We live in a boating paradise, but unfortunately there are lives lost, passengers injured, and property damaged each year on the water because of preventable accidents.  Here is some helpful information that will assist you in staying prepared before the unexpected occurs:

  • Carry Boat Insurance.  Some people assume their home insurance policy is all that’s needed to protect their boat, which is not true.  In fact, if your home insurance provides any coverage at all, this  protection will be limited and may not cover injuries or accidents while you’re on the water.   If you cause an accident or get into one with an uninsured or underinsured operator, you may be held responsible to cover related expenses, such as repairs, property damage, medical bills, lost wages, legal fees and more.  The proper boat insurance policy will address these risks – see our boat insurance page at https://joynerinsurance.com/boat-insurance.
  • Vessel safety check.  Have your boat’s operating systems checked at least once a year by a certified marine technician.  The Coast Guard Auxiliary and United States Power Squadrons also offer free vessel safety checks – visit  www.vesselsafetycheck.org.
  • Boater Education.  Many boating safety courses are offered throughout the country, for all types of recreational boaters, and for boaters of all ages.  Qualified volunteer organizations, such as the U.S. Coast Guard Auxiliary and U.S. Power Squadron, sponsor many courses, and many state boating agencies also provide classes.
  • On Board Precautions.  When you’re out on the water, make sure your gas tanks are vented and bilges are free of vapors, oil, waste and grease.  Carry a fire extinguisher and keep it charged.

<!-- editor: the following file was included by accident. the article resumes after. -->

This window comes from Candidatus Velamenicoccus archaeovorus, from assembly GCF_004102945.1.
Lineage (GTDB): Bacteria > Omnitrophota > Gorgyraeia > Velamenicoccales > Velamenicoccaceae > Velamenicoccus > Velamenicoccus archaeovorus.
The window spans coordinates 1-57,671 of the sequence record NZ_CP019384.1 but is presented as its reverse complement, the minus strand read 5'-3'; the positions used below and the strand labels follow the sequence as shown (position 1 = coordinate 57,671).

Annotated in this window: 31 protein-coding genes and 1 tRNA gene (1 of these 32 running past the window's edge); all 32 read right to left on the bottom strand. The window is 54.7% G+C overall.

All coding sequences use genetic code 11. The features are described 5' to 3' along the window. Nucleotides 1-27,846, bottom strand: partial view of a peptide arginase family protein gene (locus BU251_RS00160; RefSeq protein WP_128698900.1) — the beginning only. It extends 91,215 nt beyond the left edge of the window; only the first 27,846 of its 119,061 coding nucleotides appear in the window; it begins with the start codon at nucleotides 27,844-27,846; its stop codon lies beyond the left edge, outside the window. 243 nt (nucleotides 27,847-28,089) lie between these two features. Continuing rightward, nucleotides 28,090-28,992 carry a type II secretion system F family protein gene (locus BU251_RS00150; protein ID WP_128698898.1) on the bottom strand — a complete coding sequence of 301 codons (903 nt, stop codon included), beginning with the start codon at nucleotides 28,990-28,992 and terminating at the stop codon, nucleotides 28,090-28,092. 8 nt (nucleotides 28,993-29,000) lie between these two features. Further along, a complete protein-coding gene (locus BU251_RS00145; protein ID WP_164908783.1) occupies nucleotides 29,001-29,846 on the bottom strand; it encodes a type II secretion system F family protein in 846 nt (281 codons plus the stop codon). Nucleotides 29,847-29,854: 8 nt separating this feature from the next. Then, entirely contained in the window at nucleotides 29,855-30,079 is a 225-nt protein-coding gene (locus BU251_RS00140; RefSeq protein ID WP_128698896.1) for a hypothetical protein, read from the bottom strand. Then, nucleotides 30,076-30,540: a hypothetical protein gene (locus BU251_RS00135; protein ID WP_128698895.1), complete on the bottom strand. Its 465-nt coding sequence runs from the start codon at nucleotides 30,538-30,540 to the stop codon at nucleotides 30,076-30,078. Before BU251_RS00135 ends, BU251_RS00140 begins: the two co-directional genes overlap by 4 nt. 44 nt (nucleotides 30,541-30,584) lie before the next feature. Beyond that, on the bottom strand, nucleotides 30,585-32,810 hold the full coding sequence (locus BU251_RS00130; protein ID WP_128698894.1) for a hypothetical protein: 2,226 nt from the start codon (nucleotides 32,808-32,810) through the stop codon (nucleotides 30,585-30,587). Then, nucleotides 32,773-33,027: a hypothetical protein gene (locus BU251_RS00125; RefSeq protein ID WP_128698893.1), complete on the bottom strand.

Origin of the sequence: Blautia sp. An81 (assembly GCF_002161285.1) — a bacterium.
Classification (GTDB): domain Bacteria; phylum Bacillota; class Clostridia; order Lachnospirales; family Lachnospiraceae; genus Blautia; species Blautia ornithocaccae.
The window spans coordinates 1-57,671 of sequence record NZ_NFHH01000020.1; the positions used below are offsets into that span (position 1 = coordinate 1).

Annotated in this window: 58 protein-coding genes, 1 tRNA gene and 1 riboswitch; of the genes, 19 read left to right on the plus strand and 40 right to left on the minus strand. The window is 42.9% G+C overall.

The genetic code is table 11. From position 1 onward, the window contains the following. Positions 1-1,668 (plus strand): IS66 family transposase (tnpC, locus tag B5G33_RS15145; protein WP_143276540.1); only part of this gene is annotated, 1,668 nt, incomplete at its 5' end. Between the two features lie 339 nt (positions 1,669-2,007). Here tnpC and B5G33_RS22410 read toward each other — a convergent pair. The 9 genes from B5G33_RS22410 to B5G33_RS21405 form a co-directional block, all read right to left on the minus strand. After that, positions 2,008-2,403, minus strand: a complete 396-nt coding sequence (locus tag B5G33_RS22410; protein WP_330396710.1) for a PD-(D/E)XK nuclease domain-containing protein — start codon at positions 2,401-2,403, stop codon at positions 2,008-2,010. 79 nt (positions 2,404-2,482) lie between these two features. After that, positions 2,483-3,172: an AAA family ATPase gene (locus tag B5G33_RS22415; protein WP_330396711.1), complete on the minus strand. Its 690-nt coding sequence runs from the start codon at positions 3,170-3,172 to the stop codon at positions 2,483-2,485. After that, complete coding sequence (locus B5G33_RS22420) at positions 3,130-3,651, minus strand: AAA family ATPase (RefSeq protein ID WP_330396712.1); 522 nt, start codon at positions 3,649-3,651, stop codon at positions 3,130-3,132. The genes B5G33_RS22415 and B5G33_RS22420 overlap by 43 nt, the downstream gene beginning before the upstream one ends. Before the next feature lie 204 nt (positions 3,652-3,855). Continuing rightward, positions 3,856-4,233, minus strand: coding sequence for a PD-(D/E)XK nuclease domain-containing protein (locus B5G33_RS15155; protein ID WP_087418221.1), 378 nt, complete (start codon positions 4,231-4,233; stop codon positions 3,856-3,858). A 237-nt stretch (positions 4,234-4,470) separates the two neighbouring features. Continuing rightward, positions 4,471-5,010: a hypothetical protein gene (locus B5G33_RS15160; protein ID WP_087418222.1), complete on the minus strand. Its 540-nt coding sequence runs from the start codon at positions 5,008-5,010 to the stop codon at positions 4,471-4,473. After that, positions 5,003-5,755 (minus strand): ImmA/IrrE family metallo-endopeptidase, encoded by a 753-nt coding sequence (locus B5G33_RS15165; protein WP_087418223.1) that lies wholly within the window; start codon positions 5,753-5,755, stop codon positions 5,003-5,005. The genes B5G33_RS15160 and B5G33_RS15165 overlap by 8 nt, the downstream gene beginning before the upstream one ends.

• Wear a Life Jacket.  The U.S. Coast Guard estimates that life jackets could have saved the lives of over 80 percent of boating fatality victims.   Accidents can, and do happen with terrifying speed on the water.  There’s rarely time to reach stowed life jackets.
  • Be Careful of Carbon Monoxide.  Carbon monoxide (CO) can harm you – and potentially kill you – inside or outside your boat.  Everyone on your boat should be aware of the risks of CO and the symptoms of CO poisoning.  To protect yourself and your passengers, install and test a battery-operated CO detector in your boat, and schedule professional engine and exhaust maintenance on a regular basis.  Turn off your engine when there are people in the water and don’t let passengers “ski” by holding on to the back of the boat.
  • Have a Hurricane Plan.  Where will your boat be stored during a hurricane?  Who will secure it? These are just a few of the questions you should consider before storm season is upon us.
  • Download the US Coast Guard Mobile App: https://uscgboating.org/mobile/